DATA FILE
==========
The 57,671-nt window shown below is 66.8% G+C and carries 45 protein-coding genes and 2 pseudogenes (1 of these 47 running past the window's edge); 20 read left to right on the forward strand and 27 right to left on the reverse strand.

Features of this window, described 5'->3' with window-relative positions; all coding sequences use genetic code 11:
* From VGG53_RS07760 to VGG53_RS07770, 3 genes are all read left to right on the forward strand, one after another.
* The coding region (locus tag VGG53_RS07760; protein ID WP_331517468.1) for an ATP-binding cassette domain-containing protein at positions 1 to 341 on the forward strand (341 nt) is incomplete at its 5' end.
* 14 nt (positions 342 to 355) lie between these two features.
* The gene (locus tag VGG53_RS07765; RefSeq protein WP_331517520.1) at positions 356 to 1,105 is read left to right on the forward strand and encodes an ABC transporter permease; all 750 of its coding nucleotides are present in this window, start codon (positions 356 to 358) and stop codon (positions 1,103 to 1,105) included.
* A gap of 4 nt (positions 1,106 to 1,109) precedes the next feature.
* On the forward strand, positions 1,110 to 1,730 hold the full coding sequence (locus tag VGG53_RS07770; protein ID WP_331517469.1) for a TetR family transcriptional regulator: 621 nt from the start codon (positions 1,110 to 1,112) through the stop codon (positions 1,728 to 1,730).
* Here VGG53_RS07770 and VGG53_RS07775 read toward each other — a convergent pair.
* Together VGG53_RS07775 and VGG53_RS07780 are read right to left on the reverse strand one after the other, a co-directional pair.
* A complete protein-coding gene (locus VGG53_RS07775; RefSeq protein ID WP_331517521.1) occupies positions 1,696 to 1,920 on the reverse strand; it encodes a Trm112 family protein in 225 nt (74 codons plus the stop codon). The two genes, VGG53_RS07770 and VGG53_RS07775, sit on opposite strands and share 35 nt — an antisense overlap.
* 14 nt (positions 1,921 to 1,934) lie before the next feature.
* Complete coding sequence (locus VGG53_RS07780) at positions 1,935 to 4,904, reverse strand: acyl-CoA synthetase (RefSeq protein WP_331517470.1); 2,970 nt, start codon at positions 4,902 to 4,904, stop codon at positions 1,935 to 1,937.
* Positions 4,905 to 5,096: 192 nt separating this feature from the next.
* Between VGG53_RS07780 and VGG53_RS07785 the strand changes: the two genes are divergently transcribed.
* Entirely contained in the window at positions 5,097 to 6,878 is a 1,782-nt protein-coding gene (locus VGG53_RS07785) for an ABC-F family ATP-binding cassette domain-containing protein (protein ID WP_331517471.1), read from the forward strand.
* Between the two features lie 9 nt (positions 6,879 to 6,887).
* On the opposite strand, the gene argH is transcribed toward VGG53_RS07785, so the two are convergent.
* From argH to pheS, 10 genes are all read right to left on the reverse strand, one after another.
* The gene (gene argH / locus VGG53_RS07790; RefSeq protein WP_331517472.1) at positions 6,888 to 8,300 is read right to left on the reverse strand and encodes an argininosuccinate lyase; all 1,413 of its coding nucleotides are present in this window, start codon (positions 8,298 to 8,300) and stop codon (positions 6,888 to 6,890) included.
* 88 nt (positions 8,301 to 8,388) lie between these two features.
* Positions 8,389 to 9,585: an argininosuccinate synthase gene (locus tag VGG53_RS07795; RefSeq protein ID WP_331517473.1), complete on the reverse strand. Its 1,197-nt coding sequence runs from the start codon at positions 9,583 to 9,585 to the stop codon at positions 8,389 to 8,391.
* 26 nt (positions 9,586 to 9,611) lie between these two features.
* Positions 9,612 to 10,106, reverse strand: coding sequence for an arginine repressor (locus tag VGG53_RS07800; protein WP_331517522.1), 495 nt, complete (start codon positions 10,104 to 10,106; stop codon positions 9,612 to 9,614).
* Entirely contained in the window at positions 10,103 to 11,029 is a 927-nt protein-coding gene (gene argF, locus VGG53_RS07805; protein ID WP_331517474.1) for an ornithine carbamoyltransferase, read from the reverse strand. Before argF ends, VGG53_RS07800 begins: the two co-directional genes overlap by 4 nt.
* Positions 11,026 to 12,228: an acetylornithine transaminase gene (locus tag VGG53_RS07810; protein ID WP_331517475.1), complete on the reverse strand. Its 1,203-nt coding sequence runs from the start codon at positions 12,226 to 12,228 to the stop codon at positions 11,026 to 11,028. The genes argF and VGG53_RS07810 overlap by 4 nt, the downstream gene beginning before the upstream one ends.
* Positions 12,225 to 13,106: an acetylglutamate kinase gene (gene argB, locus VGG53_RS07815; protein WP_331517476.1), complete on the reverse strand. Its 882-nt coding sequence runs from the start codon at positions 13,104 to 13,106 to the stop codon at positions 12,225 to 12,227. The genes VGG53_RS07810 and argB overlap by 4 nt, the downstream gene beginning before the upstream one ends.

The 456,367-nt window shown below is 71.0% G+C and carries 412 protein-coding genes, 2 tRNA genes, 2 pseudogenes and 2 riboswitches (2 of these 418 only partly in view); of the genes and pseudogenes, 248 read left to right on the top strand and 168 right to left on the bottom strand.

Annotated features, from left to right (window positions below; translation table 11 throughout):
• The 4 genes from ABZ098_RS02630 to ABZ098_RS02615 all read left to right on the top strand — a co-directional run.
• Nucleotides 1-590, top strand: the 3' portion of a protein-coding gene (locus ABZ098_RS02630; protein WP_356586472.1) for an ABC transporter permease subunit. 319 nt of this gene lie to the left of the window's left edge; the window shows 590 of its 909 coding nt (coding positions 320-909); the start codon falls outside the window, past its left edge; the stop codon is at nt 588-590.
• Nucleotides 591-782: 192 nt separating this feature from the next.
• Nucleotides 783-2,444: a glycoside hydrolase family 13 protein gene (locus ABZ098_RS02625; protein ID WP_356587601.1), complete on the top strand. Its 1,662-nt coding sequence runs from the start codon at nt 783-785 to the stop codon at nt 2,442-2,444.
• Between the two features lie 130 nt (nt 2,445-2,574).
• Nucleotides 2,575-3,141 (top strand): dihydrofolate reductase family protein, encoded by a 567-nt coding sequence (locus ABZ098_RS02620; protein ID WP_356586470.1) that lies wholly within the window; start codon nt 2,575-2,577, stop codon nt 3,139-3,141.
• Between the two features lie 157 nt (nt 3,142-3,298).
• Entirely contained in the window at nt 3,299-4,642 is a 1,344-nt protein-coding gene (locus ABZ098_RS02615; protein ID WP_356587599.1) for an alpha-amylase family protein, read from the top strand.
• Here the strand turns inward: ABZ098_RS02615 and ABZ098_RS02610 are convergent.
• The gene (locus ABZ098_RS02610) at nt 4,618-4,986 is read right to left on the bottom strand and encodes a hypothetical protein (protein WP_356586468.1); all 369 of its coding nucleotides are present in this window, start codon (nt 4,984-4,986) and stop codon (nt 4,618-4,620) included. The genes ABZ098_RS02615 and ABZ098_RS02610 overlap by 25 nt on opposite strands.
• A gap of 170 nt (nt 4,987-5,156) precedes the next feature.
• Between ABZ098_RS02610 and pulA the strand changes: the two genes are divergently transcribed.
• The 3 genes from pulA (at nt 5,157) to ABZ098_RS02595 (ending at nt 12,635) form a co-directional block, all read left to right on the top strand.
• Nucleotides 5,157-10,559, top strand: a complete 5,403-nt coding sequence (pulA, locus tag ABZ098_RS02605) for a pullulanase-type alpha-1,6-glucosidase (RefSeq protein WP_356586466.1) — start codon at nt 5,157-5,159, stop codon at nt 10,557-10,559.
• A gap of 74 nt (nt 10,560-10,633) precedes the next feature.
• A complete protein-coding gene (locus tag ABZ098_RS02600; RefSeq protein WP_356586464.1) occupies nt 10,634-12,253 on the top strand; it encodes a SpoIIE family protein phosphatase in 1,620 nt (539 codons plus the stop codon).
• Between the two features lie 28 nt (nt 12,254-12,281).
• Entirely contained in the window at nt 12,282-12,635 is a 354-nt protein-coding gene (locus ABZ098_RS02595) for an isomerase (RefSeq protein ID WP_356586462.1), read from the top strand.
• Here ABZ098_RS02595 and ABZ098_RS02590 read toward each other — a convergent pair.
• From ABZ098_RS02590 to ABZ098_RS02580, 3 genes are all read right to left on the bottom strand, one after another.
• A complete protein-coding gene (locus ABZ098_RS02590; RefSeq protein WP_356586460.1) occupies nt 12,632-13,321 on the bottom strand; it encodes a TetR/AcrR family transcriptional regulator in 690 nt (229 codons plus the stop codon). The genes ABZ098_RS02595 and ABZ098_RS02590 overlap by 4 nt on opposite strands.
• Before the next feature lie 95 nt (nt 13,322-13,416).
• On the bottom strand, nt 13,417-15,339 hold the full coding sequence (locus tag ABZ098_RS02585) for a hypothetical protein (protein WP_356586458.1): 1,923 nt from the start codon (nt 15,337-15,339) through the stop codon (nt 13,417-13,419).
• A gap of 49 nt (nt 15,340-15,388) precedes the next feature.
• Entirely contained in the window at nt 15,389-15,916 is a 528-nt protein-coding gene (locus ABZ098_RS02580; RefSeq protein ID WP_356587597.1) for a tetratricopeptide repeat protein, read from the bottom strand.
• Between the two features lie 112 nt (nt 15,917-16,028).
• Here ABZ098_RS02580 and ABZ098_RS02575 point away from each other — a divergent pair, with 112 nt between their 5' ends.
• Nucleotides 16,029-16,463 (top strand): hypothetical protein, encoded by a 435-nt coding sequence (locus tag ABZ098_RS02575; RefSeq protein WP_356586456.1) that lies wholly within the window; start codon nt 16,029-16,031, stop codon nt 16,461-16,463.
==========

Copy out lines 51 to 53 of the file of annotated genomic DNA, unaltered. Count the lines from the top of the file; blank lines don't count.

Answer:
• Before the next feature lie 95 nt (nt 13,322-13,416).
• On the bottom strand, nt 13,417-15,339 hold the full coding sequence (locus tag ABZ098_RS02585) for a hypothetical protein (protein WP_356586458.1): 1,923 nt from the start codon (nt 15,337-15,339) through the stop codon (nt 13,417-13,419).
• A gap of 49 nt (nt 15,340-15,388) precedes the next feature.